Sara and Neil: Before moving to Mexico, we explored both coasts quite a bit, including Puerto Escondido. We loved the amazing beaches there and the chill surf culture. We have also explored and love the small pueblos of the Yucatan, with the friendly Mayan people, the bustling markets and the crumbling colonial architecture. We now find also ourselves in Tulum more often than we’d like to admit.
YL: How are you treated by Mexicans? Do you feel resented or welcome?
Sara and Neil: In our travels to dozens of countries, we’ve learned that a smile is universal and that if you treat people with respect, they will return this sentiment to you. The lovely thing about Yucatecans is that they will often return it tenfold. We feel welcomed and cared for here.
YL: How do you feel about the economic prospects of Mexico? Of the Yucatan?
Sara and Neil: As the attraction to the Mayan Riviera grows, we think people who love travel will continue to seek out culture. We think as that happens, those explorers will make their way to Merida. So we expect that means good economic prospects for Merida.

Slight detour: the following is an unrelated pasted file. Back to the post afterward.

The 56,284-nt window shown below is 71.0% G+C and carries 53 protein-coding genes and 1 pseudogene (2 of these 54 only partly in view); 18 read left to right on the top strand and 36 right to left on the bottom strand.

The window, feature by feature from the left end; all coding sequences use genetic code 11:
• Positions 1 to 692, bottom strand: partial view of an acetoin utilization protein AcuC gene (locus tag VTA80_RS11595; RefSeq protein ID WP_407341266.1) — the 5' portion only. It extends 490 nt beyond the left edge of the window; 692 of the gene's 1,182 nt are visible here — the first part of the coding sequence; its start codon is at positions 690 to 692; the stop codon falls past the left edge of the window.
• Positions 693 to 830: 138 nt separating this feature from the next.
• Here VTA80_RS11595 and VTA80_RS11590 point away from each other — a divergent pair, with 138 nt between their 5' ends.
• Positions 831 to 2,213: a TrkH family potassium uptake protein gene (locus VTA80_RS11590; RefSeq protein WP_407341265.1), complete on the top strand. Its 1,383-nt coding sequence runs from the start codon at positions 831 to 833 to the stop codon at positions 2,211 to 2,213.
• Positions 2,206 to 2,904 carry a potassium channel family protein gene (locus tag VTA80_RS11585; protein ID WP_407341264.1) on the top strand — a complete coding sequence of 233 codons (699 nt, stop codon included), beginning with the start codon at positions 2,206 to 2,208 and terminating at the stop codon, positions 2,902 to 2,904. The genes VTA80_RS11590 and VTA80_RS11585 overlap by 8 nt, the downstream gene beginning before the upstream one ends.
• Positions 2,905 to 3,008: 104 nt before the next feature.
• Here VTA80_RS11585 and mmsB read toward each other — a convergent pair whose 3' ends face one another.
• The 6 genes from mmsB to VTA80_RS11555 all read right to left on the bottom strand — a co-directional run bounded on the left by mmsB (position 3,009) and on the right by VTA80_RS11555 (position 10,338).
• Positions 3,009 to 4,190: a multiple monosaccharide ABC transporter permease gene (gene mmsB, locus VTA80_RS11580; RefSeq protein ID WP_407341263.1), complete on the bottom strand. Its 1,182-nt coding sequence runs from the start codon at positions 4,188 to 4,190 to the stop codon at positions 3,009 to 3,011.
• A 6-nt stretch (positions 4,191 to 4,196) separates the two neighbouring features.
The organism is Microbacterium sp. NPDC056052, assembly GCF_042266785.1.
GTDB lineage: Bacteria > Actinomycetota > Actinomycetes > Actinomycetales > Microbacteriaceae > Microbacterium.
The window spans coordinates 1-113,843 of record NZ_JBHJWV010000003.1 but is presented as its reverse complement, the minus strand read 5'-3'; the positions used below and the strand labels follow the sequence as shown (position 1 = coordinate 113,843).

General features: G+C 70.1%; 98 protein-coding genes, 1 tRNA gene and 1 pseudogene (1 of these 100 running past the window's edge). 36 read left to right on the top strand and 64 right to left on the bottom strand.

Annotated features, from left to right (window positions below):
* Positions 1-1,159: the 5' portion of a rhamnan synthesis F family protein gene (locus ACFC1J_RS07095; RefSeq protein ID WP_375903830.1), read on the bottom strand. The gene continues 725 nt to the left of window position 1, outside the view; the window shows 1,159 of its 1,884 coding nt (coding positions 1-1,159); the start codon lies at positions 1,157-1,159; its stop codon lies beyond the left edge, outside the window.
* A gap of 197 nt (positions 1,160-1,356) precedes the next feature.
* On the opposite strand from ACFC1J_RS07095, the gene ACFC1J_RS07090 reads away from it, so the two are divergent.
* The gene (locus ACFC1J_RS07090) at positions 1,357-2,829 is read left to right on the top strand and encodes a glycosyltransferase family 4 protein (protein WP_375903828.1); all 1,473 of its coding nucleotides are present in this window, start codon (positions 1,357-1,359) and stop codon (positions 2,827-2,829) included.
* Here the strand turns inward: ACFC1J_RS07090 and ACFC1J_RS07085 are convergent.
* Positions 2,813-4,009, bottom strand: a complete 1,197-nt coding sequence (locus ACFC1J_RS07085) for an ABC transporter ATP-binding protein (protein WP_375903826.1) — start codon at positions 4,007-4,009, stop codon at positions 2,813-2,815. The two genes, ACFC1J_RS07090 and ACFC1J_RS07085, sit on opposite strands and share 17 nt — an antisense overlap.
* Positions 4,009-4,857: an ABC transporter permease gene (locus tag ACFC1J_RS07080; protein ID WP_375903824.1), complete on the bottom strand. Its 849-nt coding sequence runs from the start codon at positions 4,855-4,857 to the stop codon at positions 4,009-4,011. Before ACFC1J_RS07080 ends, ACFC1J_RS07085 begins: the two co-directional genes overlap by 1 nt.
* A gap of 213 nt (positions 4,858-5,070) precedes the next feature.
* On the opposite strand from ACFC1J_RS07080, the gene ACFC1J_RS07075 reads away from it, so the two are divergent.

YL: What are some changes you are hoping for in the city in which you live? Do you see any progress towards these changes?
Sara and Neil: We’d love to see more great restaurants open that offer excellent service, fresh flavors and original ideas. There is progress and the people of Merida seem ready to support it.
YL: What are your plans for the future here?
Sara and Neil: Perhaps this will be the first Diplomat Boutique Hotel and others will follow, or we may look to expand the brand to other areas. It’s all up for discussion over a few margaritas.
YL: What is the one most important piece of advice you would give someone buying property and/or planning a move to the Yucatan?
Sara and Neil: Learn about the different neighborhoods (barrios) and figure out which one suits you the best. There are many choices and differences. Also, find an experienced agent that’s responsive to your questions and will guide you through the process.
YL: If you could say something to all the people of Mexico, what would you say?
Sara and Neil: Be proud of the people you are, the history that has brought you here and the culture that is so much a part of your everyday life.
Sara and Neil run the Diplomat Boutiqe Hotel in downtown Merida, Yucatan.